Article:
Place the dried mushrooms in a bowl and cover with 3/4 cup hot water and soak to soften while proceeding with the rest of the recipe. Important - Reserve the soaking water! 

In a soup pot over medium low heat, add the diced bacon sauté slowly, until evenly browned. Stir in the tomato paste and allow to caramelized just a bit. 

Reduce the heat to low, and add the chopped onions, carrots, celery and shallot to the pot and sauté about 10-12 minutes, until softened. 

Turn the heat back up to medium and add the garlic and mushrooms and saute until mushrooms release their moisture. 

Remove the rehydrated mushrooms from the soaking water (reserving liquid), and chop. 

Add the chopped, rehydrated mushrooms and the barley to the pot and mix to combine. 

Add the dry sherry and soy sauce and simmer until almost all of the liquid has evaporated. 

Add the stocks and the reserved liquid from the mushrooms and season with salt and pepper and bring to a boil. 

Turn heat down to low and simmer soup, covered, for 60 to 90 minutes, until the barley is softened. 

Add chopped parsley just before serving. 

Tip: Freeze the rest of the unused tomato paste in 1 Tablespoon portions in plastic wrap bundles. Place inside a zipper bag and keep in the freezer until you need a small portion of tomato paste again.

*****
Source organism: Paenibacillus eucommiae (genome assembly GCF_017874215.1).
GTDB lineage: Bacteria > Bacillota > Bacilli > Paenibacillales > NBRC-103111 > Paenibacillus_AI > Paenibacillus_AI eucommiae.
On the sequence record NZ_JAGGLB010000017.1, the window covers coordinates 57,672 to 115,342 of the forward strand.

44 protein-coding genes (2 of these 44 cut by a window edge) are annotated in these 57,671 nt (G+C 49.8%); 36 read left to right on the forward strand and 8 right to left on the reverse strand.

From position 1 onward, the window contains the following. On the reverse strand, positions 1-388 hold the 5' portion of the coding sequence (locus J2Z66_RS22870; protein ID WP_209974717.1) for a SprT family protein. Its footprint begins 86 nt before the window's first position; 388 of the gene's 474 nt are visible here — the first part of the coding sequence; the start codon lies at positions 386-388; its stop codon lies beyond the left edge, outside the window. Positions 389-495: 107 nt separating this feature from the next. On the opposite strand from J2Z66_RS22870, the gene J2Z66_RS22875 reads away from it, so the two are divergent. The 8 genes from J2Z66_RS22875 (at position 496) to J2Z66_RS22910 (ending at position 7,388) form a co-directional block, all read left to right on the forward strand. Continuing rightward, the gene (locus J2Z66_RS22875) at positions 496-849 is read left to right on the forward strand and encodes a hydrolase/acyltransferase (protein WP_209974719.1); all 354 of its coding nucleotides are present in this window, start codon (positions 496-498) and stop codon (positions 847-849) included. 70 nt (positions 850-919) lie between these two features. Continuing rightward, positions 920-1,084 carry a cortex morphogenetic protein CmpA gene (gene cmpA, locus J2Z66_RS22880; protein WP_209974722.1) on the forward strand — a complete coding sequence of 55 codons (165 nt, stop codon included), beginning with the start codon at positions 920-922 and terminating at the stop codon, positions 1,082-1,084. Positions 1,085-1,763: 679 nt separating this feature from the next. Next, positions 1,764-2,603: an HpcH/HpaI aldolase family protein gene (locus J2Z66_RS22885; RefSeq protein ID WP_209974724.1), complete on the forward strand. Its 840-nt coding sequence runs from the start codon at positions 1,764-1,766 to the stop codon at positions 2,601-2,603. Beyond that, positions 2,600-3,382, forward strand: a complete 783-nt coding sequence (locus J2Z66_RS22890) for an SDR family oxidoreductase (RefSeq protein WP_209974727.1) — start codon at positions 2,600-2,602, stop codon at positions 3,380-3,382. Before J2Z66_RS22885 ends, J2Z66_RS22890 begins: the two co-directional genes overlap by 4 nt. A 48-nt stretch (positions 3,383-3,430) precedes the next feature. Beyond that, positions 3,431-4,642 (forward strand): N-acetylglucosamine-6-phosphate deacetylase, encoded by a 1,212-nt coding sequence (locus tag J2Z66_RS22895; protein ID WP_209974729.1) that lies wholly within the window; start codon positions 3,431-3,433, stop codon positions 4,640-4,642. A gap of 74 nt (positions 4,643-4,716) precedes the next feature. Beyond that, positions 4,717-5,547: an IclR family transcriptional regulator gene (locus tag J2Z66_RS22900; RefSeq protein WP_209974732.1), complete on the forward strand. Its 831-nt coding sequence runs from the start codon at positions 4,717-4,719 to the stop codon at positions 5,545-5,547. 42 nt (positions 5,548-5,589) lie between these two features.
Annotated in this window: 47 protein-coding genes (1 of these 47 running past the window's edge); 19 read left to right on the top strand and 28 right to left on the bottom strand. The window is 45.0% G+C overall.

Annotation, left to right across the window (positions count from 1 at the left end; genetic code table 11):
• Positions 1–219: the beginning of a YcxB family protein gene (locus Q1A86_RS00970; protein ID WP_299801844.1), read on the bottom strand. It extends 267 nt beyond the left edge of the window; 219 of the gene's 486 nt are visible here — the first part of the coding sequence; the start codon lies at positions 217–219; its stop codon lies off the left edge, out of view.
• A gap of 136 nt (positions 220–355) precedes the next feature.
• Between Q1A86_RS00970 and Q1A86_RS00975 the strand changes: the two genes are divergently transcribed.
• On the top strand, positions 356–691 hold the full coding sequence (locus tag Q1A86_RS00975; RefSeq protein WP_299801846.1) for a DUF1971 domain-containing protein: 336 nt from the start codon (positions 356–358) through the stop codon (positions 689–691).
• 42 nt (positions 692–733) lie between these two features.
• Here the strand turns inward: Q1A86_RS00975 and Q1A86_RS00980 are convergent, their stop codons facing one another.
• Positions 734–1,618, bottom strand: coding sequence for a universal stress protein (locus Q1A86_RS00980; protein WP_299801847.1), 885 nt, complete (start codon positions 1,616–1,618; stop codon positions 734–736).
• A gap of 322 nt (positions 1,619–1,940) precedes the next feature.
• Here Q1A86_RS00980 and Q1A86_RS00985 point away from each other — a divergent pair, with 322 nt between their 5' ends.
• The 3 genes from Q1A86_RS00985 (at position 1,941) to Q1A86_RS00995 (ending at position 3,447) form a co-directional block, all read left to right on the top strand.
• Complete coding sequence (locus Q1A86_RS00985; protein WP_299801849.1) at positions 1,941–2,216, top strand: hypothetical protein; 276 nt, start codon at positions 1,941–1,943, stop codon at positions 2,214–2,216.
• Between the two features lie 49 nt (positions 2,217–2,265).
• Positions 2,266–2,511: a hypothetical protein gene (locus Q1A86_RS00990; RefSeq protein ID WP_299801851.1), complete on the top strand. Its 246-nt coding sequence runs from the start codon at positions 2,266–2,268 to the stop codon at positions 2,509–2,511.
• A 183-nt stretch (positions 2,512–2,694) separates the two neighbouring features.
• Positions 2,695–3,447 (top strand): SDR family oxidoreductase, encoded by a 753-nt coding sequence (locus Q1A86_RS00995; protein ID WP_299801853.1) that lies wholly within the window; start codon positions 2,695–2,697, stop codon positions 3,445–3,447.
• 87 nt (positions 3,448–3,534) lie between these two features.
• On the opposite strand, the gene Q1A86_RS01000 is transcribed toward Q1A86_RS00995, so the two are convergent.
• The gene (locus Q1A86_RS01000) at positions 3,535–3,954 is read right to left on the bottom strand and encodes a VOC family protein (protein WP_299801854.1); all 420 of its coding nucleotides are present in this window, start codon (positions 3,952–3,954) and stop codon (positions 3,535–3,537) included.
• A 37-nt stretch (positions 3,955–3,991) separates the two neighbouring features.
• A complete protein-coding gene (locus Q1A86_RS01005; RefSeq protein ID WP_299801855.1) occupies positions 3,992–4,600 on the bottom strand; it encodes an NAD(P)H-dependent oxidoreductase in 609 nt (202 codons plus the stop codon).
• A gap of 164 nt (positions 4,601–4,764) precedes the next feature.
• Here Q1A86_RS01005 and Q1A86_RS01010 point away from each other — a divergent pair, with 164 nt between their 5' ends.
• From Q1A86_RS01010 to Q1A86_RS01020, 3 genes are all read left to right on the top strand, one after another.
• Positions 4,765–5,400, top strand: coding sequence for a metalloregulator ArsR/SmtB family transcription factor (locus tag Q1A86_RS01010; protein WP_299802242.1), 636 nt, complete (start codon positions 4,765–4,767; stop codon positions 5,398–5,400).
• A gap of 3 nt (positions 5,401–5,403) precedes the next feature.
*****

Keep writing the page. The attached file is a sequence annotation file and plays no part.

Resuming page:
Recipe inspired by Food 52

Friday, October 20, 2017

Fig, Walnut and Crystallized Ginger Sourdough Bread

I love fall and all of the beautiful changes that it brings...golden and red leaves, the smell of the leaves drying on the ground, watching the squirrels hiding nuts for winter, and the cooler days perfect for a long walk or working in yard.  I love the changes that fall brings in the kitchen too, warm soups, stews and chili, slowly braised meats, harvest vegetables, and....baking!  

I understand that I may be speaking to a very small minority who have sourdough starters or who may be interesting in starting one.  It was always something I had wanted to try and it has been very rewarding for me.  Don't think you must use a sourdough starter to make a dried fruit and nut bread either.  You could make this bread with any of the 'No Knead' bread recipes out there, such as Jim Lahey's, or use a Cheater's Sourdough recipe that uses Greek Yogurt instead of sourdough.  You can do a web search and find lots of ideas using the key words "No Knead Bread" or "Cheaters Sourdough".